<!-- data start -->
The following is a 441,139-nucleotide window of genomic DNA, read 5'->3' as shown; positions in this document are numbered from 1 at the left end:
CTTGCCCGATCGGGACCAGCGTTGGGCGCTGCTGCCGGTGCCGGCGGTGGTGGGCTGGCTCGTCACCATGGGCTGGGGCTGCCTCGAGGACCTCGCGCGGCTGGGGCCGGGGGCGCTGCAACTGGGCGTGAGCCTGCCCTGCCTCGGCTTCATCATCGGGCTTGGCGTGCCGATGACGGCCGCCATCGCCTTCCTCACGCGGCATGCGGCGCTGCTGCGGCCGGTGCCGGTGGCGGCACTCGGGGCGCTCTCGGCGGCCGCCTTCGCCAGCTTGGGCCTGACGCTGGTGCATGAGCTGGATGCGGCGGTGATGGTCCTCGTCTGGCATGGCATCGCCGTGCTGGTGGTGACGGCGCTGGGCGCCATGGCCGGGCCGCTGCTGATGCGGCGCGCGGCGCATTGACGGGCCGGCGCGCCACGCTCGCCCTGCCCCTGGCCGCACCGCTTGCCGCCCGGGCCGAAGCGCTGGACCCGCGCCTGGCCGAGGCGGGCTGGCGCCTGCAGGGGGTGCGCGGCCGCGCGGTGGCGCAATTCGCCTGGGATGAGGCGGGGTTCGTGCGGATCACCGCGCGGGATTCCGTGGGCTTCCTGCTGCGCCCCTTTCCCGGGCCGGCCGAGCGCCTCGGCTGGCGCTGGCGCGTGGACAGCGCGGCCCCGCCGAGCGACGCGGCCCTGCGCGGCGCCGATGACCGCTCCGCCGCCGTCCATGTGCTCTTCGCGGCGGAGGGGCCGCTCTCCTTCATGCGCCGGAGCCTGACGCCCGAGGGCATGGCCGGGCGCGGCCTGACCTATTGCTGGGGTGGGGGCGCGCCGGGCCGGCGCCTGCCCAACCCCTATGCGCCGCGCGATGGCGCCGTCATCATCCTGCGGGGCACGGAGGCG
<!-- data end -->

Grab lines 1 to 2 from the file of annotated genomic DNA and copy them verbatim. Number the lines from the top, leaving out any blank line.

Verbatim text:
The following is a 441,139-nucleotide window of genomic DNA, read 5'->3' as shown; positions in this document are numbered from 1 at the left end:
CTTGCCCGATCGGGACCAGCGTTGGGCGCTGCTGCCGGTGCCGGCGGTGGTGGGCTGGCTCGTCACCATGGGCTGGGGCTGCCTCGAGGACCTCGCGCGGCTGGGGCCGGGGGCGCTGCAACTGGGCGTGAGCCTGCCCTGCCTCGGCTTCATCATCGGGCTTGGCGTGCCGATGACGGCCGCCATCGCCTTCCTCACGCGGCATGCGGCGCTGCTGCGGCCGGTGCCGGTGGCGGCACTCGGGGCGCTCTCGGCGGCCGCCTTCGCCAGCTTGGGCCTGACGCTGGTGCATGAGCTGGATGCGGCGGTGATGGTCCTCGTCTGGCATGGCATCGCCGTGCTGGTGGTGACGGCGCTGGGCGCCATGGCCGGGCCGCTGCTGATGCGGCGCGCGGCGCATTGACGGGCCGGCGCGCCACGCTCGCCCTGCCCCTGGCCGCACCGCTTGCCGCCCGGGCCGAAGCGCTGGACCCGCGCCTGGCCGAGGCGGGCTGGCGCCTGCAGGGGGTGCGCGGCCGCGCGGTGGCGCAATTCGCCTGGGATGAGGCGGGGTTCGTGCGGATCACCGCGCGGGATTCCGTGGGCTTCCTGCTGCGCCCCTTTCCCGGGCCGGCCGAGCGCCTCGGCTGGCGCTGGCGCGTGGACAGCGCGGCCCCGCCGAGCGACGCGGCCCTGCGCGGCGCCGATGACCGCTCCGCCGCCGTCCATGTGCTCTTCGCGGCGGAGGGGCCGCTCTCCTTCATGCGCCGGAGCCTGACGCCCGAGGGCATGGCCGGGCGCGGCCTGACCTATTGCTGGGGTGGGGGCGCGCCGGGCCGGCGCCTGCCCAACCCCTATGCGCCGCGCGATGGCGCCGTCATCATCCTGCGGGGCACGGAGGCG